Mycoremediation of heavy metal (Cd and Cr)–polluted soil through indigenous metallotolerant fungal isolates

Mycoremediation of heavy metal (Cd and Cr)–polluted soil through indigenous metallotolerant fungal isolates

Abstract

Remediation of heavy metals, other than microbial bioleaching method, is expensive and unsuitable for large contaminated areas. The current study was aimed to isolate, identify, and test the potential of indigenous fungal strains for heavy metal removal from contaminated soil. A total of three metallotolerant fungal strains, i.e., Aspergillus niger (M1DGR), Aspergillus fumigatus (M3Ai), and Penicillium rubens (M2Aii), were isolated and identified by phenotyping and genotyping from heavy metal–contaminated soil of  Hattar Industrial Estate, Pakistan. Aniger was found to be the most successful strain for the removal of heavy metals from the contaminated soil with maximum bioaccumulation efficiency of 98% (Cd) and 43% (Cr). In contrast, Afumigatus showed comparatively low but still considerable bioleaching potential, i.e., 79% and 69% for Cd and Cr removal, respectively. Maximum metal uptake efficiency, i.e., 0.580 mg g−1 and 0.152 mg g−1 by Aniger strain was noticed for Cd and Cr with Czapek yeast extract (CYE) and Sabouraud dextrose broth (SDB) media, respectively. Afumigatus (M3Ai) exhibited the maximum bioleaching capacity (0.40 mg g−1) for Cr with CYE medium. The results reveal that Aniger M1DGR and Afumigatus M3Ai could be used to develop new strategies to remediate soil contaminated with heavy metals (Cd and Cr) through either in situ or ex situ mycoremediation.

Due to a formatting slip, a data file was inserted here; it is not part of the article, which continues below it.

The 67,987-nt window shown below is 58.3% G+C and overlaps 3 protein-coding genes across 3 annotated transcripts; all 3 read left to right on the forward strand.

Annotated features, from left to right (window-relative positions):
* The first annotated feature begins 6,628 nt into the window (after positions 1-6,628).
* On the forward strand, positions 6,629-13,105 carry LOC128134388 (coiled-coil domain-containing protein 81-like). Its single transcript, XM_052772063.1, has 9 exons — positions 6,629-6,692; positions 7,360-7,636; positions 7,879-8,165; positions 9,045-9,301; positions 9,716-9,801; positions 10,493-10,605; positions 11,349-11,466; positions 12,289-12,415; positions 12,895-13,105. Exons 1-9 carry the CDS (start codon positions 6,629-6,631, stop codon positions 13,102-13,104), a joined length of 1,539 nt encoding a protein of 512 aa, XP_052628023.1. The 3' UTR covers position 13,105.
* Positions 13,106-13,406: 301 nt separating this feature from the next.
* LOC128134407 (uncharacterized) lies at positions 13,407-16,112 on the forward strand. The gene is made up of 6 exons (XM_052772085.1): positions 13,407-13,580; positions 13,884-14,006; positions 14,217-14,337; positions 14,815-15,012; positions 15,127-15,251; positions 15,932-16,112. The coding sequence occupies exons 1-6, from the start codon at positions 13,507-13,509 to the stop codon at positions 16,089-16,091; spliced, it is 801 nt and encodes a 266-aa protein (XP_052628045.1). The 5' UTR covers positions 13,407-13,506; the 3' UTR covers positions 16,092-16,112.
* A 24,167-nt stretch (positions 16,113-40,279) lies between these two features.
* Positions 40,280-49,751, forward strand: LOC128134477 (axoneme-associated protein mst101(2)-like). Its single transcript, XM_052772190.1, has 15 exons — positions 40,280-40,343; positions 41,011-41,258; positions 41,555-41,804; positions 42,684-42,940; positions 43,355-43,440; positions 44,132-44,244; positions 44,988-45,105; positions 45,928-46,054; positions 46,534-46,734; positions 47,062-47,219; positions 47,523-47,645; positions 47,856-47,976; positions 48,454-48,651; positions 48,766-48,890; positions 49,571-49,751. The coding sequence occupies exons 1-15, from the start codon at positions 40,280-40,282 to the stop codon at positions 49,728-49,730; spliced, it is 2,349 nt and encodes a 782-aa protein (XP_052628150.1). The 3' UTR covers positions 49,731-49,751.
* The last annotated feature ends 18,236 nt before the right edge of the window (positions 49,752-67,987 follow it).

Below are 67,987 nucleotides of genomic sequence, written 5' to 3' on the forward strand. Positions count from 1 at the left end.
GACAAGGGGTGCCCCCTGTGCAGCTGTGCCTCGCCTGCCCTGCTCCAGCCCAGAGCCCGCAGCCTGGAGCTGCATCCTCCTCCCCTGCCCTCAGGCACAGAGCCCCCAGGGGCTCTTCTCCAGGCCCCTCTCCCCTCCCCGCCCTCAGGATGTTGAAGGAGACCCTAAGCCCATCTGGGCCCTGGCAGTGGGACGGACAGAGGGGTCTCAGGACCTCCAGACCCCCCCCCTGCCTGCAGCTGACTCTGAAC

No. of Pages
583
Volume
191
Author's Details
Ibrar Khan, Maryam Aftab, SajidUllah Shakir, Madiha Ali, Sadia Qayyum, Mujadda Ur Rehman, Kashif Syed Haleem & Isfahan Touseef
Research Field
Microbiology